[3] “What is Cardiovascular Disease?” American Heart Association, May 31, 2017, https://www.heart.org/en/health-topics/consumer-healthcare/what-is-cardiovascular-disease.

[4] “Heart Disease Facts.” The Center for Disease Control, U.S. Department of Health and Human Services, November 28, 2017, https://www.cdc.gov/heartdisease/facts.htm.

[5] “Green Streets and Community Open Space.” United States Environmental Protection Agency, January 11, 2018, https://www.epa.gov/G3/green-streets-and-community-open-space.

[6] Konijnendijk, Cecil C., et al. “Benefits of urban parks.” A systematic review. A Report for IFPRA, Copenhagen & Alnarp (2013).

[7] Heynen, Nik, Harold A. Perkins, and Parama Roy. “The political ecology of uneven urban green space the impact of political economy on race and ethnicity in producing environmental inequality in Milwaukee.” Urban Affairs Review 42.1 (2006): 3-25.

[8] Parks, S.E., Robyn A. Housemann, and Ross C. Brownson. “Differential correlates of physical activity in urban and rural adults of various socioeconomic backgrounds in the United States.” Journal of Epidemiology & Community Health 57.1 (2003): 29-35.

[9] Maas, Jolanda, et al. “Morbidity is related to a green living environment.” Journal of Epidemiology & Community Health(2009): jech-2008.

[10] Thompson, Catharine Ward, et al. “More green space is linked to less stress in deprived communities: Evidence from salivary cortisol patterns.” Landscape and urban planning 105.3 (2012): 221-229.

[11] Steptoe, Andrew, and Mika Kivimäki. “Stress and cardiovascular disease.” Nature Reviews Cardiology 9.6 (2012): 360.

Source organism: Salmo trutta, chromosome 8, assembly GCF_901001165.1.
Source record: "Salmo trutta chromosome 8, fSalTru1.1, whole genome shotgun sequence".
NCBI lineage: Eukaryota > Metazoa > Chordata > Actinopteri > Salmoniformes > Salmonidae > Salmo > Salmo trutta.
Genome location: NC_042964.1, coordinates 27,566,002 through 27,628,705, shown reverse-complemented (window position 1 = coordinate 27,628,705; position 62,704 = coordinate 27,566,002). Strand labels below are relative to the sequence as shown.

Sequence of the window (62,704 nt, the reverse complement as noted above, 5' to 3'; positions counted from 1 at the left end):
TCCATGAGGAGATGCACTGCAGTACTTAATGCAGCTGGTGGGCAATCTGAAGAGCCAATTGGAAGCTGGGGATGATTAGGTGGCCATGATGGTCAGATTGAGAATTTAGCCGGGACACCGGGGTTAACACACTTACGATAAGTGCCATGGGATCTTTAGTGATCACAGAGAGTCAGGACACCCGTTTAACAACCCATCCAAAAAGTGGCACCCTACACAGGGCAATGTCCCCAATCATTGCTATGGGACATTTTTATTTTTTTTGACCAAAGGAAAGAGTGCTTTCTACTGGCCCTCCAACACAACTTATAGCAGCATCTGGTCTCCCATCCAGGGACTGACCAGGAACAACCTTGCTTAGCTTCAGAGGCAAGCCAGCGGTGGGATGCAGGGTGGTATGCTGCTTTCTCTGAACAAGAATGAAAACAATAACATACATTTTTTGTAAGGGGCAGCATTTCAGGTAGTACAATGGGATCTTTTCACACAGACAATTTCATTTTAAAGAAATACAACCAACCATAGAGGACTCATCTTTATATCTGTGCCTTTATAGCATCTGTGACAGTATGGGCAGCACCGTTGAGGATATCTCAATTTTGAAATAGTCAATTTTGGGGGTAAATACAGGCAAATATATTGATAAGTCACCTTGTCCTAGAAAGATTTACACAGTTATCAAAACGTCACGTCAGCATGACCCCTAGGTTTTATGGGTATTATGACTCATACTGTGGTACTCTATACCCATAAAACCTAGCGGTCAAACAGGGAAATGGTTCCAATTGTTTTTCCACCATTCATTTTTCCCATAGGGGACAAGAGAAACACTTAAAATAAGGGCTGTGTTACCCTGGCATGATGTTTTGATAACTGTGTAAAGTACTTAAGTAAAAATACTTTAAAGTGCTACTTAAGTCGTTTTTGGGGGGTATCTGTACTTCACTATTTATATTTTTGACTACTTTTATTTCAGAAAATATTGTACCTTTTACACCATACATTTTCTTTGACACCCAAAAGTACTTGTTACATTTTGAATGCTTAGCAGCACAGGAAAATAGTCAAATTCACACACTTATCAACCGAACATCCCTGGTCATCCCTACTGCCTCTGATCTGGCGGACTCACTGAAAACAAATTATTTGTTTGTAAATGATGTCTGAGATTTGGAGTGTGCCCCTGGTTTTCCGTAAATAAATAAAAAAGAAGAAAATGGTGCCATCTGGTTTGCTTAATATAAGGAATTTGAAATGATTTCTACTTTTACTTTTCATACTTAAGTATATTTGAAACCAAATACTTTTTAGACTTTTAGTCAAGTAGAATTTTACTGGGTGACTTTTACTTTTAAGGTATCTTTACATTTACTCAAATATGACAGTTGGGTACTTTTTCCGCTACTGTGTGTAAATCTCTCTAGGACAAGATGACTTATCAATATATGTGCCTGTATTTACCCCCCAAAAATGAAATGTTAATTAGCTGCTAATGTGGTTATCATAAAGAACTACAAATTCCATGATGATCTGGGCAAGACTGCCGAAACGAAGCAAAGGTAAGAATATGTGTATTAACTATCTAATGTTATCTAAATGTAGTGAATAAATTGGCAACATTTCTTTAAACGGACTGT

[12] Lee, Juyoung, et al. “Influence of forest therapy on cardiovascular relaxation in young adults.” Evidence-Based Complementary and Alternative Medicine 2014 (2014).

[13] Li, Qing, et al. “Effects of forest bathing on cardiovascular and metabolic parameters in middle-aged males.” Evidence-Based Complementary and Alternative Medicine 2016 (2016).

[14] Li, Qing. “‘Forest Bathing’ is Great for Your Health: Here’s How to Do It.” TIME, May 1, 2018, http://time.com/5259602/japanese-forest-bathing/.

[15] Li, Q., et al. “Forest bathing enhances human natural killer activity and expression of anti-cancer proteins.” International journal of immunopathology and pharmacology 20.2_suppl (2007): 3-8.

[16] Byrne, Jason. “When green is White: The cultural politics of race, nature and social exclusion in a Los Angeles urban national park.” Geoforum 43.3 (2012): 595-611.

[17] Wolch, Jennifer, John P. Wilson, and Jed Fehrenbach. “Parks and park funding in Los Angeles: An equity-mapping analysis.” Urban geography 26.1 (2005): 4-35.

[18] Boone, Christopher G., and Ali Modarres. “Creating a toxic neighborhood in Los Angeles County: A historical examination of environmental inequity.” Urban Affairs Review 35.2 (1999): 163-187.

[19] Morello-Frosch, Rachel, Manuel Pastor, and James Sadd. “Environmental justice and Southern California’s “riskscape” the distribution of air toxic exposures and health risks among diverse communities.” Urban Affairs Review 36.4 (2001): 551-578.

[20] “Sustainable City pLAn.” pLAn. 2018, http://plan.lamayor.org/.

[21] “Sustainability.” Mayor of L.A., City of Los Angeles. 2017, https://www.lamayor.org/sustainability.